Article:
|MadSci Network: Earth Sciences|
Hello, Mike. Can scientists prevent volcanic eruptions? In a word, no. The forces involved are quite enormous. For example, the Mt. St. Helens blast was estimated at something like the power of a 5 megaton hydrogen bomb, and Mt. St. Helens is not especially large for a volcanic event. Stopping such a release of energy is akin to trying to contain the explosion of a hydrogen bomb, which is...um...pretty hopeless with present technology or any that this Mad Scientist can forsee. It may be possible in the distant future (the technology for this does not now exist) to lessen the worst violence of eruptions, but the methods may be almost as bad as the original result. One can think of using nuclear devices to perhaps "defuse" the biggest events by starting them before their full fury builds up. But this is hardly stopping it, just spreading it out somewhat. The energy is down there, and it will come out one way or another. That said, scientists can and do ameliorate the loss of life from an eruption by predictive methods. Sensitive measurements of earthquake swarms, gravitational anomalies (helps to tell the magma is moving), physical swelling of the volcano, and so forth, have done a lot to be able to predict roughly when an eruption is coming. Thus they can with reasonable confidence predict that there is a high likelihood of an eruption coming within a few days. This can give enough time to carry out evacuations of potentially affected areas and save quite a number of lives and some personal property. As to the formation of volcanos, this is a subject of such size that I can not even begin to really address it here in a short note. You must read a book or two, as there are many kinds of volcanoes and igneous formations in general. This covers everything from steaming fumaroles to mantle hot spots to subduction zones to mid-ocean ridges to...the list is nearly endless. There are a number of books solely on volcanoes. Here are two that I happen to own: "Volcanoes", by Gordon A. MacDonald "Volcanoes", by Cliff Ollier (I note in passing that earth scientists might perhaps use a little more creativity in their quest for book titles :-) Both will serve as a reasonable introduction to volcanoes. As will many other books on the subject. There is a quite interesting and very informative episode of the television program "Nova" on volcanoes, and it had a good deal about the methods of prediction of eruptions. There is a lot in it about the Mt. Pinatubo eruption in the Phillipines that I found especially fascinating (not the least being some of the footage of the eruption itself). The Web has zillions of sites on volcanoes, so many that you could probably spend your whole life trying to read them all. Try starting at the web site of the US Geological Survey (http://www.usgs.gov); they alone have 987 references to volcanoes (using the search engine on their home page).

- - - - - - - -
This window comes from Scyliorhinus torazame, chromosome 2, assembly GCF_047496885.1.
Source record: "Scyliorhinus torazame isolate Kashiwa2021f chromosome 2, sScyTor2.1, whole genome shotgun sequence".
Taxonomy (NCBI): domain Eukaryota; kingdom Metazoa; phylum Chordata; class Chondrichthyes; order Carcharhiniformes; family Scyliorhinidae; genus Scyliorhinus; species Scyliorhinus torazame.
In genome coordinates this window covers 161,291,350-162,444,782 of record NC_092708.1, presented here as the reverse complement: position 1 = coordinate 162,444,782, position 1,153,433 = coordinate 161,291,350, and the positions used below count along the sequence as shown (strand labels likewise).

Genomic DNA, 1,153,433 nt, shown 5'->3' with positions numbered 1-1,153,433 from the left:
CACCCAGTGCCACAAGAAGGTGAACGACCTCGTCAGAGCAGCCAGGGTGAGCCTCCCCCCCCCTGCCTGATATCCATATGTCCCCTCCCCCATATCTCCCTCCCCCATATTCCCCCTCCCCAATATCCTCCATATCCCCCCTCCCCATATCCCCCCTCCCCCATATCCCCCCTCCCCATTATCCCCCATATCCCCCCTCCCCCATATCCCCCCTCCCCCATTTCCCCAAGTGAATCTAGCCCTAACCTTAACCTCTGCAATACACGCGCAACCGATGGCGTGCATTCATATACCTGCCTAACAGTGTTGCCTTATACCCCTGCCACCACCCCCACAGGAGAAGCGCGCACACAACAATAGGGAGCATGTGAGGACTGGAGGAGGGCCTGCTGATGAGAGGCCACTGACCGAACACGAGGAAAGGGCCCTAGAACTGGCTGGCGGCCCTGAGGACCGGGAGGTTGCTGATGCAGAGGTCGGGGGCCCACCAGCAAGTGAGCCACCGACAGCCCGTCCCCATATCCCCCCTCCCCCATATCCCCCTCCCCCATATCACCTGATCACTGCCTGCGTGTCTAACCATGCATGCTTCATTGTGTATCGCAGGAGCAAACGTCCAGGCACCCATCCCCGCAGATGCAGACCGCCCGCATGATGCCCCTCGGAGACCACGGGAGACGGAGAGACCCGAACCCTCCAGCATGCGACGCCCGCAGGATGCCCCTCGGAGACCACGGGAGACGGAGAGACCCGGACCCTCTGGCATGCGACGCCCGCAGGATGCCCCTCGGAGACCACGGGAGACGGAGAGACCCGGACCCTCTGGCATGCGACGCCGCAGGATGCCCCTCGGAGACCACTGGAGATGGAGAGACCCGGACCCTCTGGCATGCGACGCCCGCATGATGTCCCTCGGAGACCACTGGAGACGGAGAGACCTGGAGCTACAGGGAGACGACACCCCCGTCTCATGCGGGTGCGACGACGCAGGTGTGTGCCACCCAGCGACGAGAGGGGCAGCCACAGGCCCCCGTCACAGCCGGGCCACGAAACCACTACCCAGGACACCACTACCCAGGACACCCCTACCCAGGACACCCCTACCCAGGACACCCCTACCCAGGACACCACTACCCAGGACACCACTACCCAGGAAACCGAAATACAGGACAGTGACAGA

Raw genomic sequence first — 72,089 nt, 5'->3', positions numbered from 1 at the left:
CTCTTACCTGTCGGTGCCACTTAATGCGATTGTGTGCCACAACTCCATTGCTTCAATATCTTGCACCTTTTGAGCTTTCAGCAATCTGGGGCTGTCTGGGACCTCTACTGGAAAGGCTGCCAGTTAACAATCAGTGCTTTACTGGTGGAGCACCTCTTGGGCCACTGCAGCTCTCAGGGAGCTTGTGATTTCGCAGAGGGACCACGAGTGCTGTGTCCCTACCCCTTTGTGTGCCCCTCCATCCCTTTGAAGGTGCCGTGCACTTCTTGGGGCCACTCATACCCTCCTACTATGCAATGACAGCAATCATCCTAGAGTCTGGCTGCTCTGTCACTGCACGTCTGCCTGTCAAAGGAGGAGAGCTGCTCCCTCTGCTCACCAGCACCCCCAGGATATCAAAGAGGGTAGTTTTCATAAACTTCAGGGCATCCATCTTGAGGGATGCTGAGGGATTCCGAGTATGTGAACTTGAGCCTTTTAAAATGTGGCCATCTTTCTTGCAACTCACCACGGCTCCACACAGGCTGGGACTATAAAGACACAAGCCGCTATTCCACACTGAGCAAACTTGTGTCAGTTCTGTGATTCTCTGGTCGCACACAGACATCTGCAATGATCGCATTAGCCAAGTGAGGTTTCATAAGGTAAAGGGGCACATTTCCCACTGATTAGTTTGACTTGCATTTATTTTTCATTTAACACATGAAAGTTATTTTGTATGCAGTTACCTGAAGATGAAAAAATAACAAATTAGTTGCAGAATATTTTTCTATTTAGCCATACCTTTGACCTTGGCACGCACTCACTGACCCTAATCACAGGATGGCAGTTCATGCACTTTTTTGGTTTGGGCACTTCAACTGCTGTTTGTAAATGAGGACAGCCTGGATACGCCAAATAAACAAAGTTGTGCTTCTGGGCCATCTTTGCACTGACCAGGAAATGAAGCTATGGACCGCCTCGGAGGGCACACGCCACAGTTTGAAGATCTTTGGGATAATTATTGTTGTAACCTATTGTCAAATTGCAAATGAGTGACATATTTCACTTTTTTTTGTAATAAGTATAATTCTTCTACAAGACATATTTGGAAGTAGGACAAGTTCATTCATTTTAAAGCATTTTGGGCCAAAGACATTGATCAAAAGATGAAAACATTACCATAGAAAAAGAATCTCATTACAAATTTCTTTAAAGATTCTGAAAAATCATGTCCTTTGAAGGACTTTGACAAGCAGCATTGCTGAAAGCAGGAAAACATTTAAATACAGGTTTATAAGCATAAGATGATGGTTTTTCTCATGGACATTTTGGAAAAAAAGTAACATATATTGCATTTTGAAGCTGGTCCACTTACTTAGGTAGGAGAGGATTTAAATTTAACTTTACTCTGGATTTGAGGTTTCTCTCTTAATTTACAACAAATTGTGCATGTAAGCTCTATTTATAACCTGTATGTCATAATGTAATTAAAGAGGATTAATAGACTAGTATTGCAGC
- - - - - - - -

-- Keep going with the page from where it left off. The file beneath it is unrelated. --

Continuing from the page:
Try the links in the MadSci Library for more information on Earth Sciences.